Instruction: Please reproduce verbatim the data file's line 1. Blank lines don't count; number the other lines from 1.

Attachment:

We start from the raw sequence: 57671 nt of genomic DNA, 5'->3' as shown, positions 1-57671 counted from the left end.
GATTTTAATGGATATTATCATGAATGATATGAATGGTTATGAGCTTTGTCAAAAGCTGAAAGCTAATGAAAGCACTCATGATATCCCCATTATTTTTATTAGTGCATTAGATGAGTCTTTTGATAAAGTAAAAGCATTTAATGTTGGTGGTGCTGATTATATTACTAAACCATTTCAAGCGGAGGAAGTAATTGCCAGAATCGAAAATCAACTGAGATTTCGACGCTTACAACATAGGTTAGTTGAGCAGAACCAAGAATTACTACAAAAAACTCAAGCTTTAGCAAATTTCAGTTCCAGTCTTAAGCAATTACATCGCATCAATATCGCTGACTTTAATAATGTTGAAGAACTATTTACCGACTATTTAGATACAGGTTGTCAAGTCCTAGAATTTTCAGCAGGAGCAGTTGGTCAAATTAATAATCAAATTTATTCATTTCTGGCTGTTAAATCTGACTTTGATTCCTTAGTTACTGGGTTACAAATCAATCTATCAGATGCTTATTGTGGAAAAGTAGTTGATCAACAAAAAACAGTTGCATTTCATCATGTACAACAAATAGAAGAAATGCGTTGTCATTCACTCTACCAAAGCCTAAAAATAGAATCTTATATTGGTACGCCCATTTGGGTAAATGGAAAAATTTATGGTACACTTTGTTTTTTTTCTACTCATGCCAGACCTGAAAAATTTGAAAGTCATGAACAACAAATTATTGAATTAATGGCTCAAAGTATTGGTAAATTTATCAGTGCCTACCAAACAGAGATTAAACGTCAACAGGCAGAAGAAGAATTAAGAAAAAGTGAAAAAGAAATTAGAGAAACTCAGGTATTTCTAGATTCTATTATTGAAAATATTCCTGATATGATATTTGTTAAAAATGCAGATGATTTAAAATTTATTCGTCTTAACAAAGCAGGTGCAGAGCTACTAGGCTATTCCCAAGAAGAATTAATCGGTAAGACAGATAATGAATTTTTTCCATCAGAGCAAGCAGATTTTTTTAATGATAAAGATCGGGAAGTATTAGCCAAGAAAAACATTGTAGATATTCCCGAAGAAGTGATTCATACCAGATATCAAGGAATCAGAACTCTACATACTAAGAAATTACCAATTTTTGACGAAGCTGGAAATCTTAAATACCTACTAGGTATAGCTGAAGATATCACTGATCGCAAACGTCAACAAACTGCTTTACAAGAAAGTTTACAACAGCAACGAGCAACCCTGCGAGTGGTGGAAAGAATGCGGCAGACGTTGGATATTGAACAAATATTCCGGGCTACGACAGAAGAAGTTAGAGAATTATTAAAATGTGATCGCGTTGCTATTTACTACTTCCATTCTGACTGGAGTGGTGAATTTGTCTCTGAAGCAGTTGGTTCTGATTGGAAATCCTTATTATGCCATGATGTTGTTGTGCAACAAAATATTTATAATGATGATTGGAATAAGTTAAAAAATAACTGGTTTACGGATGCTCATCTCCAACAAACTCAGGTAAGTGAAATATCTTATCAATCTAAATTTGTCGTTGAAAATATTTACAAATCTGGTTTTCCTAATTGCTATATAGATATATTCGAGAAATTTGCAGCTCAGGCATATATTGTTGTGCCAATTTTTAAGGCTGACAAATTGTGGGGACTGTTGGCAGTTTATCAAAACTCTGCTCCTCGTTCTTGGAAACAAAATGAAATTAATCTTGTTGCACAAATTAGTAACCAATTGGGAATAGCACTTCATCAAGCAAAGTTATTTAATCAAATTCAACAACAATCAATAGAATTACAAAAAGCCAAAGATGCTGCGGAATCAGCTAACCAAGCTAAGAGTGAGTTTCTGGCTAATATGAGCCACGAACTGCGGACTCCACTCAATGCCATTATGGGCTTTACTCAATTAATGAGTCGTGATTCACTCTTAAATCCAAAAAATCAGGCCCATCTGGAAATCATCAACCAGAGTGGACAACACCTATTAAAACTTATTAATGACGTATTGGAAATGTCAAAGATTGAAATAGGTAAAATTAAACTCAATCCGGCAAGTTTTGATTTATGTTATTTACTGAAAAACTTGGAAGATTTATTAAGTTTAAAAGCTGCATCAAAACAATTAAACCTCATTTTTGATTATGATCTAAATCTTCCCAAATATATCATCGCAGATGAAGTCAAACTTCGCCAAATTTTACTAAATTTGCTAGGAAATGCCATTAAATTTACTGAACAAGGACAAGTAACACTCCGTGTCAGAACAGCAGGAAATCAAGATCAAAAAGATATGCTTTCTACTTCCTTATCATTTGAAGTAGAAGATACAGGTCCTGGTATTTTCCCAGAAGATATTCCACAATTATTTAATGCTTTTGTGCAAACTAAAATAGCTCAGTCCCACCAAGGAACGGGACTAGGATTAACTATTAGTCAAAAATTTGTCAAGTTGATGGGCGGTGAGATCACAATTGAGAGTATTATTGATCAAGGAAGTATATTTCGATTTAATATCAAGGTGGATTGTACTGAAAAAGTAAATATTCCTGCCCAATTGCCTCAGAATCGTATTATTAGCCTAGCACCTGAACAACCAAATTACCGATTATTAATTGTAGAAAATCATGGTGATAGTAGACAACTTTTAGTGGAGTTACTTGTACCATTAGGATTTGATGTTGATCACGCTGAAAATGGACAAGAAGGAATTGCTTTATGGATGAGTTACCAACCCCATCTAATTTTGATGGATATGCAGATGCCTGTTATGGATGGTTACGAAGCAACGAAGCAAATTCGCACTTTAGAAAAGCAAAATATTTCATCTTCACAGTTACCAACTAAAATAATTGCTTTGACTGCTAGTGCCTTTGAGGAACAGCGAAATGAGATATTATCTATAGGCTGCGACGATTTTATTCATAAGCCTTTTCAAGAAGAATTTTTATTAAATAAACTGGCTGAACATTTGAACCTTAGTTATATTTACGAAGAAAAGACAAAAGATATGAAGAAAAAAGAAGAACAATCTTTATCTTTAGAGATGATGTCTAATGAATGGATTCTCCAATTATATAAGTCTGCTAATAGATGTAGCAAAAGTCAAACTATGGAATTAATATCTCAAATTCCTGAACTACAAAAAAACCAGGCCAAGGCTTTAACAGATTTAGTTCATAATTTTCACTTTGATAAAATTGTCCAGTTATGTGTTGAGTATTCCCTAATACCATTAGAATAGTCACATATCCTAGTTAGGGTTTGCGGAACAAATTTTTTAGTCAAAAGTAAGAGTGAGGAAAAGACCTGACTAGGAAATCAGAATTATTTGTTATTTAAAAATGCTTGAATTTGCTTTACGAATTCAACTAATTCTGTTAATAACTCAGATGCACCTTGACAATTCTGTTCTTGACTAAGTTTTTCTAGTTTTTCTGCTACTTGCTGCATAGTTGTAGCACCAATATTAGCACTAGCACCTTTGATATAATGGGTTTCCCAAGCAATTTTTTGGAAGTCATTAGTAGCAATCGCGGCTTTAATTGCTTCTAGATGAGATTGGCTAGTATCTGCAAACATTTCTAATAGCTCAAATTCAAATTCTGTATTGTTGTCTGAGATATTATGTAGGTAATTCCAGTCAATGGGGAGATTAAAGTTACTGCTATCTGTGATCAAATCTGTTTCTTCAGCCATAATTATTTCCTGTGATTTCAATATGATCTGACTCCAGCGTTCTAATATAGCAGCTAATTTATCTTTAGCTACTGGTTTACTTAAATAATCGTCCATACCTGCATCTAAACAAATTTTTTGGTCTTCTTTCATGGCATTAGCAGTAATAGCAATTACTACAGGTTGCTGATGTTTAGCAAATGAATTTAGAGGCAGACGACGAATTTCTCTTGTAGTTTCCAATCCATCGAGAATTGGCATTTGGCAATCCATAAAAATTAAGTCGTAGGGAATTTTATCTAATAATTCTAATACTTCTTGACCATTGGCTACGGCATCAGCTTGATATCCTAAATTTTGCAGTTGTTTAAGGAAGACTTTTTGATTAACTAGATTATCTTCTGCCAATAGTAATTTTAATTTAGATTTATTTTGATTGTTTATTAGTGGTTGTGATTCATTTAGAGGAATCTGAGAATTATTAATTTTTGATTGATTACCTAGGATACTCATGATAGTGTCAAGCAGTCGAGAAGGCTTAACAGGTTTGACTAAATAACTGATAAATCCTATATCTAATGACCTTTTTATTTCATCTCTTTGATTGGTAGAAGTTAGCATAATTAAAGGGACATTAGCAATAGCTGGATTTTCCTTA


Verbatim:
We start from the raw sequence: 57671 nt of genomic DNA, 5'->3' as shown, positions 1-57671 counted from the left end.